An emergency room doctor is hailing the use of automatic external defibrillator (AED), which he used to save a fellow passenger's life on a Winnipeg Transit bus.
Dr. Doug Eyolfson was on the bus on Portage Avenue on Feb. 6 when the other passenger's heart stopped.
Eyolfson told the driver to call 911 and then jumped in to perform CPR. He also asked a friend to run to a nearby hotel to borrow the defibrillator.
The portable devices, which are becoming more common in public places, automatically diagnose the cardiac arrhythmias of a patient and direct the user on how to operate the machine.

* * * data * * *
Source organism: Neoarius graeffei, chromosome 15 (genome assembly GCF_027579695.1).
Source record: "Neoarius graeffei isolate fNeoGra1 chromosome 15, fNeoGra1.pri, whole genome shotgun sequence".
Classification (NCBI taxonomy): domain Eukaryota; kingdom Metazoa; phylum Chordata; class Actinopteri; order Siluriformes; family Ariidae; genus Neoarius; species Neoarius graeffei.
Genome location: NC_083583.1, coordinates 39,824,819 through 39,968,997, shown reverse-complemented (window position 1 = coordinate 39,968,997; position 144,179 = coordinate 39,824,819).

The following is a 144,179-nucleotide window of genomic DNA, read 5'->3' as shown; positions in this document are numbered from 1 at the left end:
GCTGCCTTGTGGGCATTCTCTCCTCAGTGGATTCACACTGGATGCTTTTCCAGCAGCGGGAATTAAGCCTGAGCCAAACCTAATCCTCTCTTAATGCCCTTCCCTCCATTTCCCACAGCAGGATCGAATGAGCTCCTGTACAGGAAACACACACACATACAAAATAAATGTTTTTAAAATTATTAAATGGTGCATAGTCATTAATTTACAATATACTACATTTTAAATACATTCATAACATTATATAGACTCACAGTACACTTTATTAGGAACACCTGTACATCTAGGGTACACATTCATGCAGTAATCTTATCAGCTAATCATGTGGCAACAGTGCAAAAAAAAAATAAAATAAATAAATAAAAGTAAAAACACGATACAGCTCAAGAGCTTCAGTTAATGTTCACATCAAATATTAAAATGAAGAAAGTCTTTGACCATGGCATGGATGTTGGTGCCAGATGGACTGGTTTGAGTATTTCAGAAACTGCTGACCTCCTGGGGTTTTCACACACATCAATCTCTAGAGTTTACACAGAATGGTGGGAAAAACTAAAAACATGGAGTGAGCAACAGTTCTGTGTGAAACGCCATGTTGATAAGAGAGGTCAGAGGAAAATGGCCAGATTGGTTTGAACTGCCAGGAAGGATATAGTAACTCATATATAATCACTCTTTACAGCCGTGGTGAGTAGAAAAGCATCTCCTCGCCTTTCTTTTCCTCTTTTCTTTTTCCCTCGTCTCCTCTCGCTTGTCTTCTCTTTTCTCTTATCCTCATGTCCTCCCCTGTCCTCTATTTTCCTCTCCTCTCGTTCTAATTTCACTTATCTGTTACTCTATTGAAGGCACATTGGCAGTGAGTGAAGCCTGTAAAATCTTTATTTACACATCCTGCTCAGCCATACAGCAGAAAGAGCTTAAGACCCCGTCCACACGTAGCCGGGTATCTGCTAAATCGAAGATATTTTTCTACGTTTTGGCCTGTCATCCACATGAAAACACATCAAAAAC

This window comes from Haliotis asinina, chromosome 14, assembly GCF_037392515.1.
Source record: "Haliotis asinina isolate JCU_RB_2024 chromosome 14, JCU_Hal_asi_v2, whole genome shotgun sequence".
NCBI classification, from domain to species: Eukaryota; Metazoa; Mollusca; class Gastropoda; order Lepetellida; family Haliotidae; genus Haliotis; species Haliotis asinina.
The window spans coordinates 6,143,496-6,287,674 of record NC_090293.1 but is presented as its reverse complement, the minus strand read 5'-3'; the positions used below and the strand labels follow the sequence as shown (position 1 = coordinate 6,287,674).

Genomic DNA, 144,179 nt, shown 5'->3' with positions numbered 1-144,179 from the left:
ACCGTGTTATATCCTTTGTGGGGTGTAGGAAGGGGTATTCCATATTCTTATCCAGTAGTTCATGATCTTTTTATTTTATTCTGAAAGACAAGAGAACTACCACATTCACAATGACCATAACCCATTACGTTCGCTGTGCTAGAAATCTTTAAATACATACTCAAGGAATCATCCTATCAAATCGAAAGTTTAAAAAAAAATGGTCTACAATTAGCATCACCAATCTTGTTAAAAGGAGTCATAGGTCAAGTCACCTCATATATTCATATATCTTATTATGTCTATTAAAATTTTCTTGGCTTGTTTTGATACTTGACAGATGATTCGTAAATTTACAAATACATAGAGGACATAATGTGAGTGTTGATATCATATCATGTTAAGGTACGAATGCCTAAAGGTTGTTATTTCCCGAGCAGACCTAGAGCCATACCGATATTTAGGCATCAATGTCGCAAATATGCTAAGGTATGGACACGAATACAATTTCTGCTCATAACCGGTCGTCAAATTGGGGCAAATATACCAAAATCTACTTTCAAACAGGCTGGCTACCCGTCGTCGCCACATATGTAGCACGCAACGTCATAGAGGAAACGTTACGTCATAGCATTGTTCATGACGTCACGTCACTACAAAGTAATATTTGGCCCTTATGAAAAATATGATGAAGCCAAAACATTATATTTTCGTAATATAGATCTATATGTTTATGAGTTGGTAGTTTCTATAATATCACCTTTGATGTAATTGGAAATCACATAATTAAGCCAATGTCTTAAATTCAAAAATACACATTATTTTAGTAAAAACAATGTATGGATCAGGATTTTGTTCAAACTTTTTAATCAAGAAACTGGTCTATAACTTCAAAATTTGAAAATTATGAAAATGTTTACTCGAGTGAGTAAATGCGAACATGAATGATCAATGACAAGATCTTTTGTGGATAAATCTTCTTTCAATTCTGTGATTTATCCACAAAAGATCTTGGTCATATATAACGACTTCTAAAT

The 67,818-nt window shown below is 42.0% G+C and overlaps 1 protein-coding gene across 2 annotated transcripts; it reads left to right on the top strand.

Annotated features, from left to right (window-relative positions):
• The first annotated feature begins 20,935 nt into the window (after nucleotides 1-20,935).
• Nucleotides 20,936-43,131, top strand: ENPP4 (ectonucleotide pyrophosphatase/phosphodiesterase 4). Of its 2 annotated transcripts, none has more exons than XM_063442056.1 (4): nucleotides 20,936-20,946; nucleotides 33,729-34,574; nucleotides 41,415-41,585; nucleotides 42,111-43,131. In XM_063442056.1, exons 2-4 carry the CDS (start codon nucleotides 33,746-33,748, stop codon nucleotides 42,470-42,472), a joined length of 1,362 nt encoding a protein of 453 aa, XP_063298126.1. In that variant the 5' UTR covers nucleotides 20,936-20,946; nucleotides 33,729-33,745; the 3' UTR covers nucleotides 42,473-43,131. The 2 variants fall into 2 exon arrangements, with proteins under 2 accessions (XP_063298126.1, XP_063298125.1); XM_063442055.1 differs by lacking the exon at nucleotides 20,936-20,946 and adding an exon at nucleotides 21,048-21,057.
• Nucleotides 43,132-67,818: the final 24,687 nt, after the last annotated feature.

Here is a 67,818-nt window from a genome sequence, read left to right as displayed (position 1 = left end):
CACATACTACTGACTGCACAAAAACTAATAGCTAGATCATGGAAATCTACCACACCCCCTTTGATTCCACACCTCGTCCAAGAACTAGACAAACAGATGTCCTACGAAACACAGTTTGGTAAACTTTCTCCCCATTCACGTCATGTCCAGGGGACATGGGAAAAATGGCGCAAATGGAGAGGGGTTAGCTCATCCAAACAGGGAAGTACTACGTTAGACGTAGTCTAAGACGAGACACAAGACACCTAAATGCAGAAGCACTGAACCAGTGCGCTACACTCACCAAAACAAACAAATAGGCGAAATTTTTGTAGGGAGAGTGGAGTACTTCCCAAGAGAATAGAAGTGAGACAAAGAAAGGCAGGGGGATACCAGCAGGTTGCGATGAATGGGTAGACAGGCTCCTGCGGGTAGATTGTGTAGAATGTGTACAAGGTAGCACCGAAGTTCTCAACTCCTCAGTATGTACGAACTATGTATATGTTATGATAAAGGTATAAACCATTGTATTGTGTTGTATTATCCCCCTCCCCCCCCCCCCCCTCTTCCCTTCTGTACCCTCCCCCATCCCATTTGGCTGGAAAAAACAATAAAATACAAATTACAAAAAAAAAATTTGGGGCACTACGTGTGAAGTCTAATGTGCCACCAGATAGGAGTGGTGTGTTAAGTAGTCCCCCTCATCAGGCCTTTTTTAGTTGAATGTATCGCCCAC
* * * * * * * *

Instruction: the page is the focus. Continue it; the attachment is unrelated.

Eyolfson, who used the AED to shock the man and correct the arrhythmias, says the machine can be used by anyone.
"It will tell you to do CPR, it will tell you to stop, and tell you if a shock is indicated. It won't shock if it's not indicated," he said.
"You can't shock someone by mistake."
Eyolfson says the sooner you use the device, the greater the chance of survival.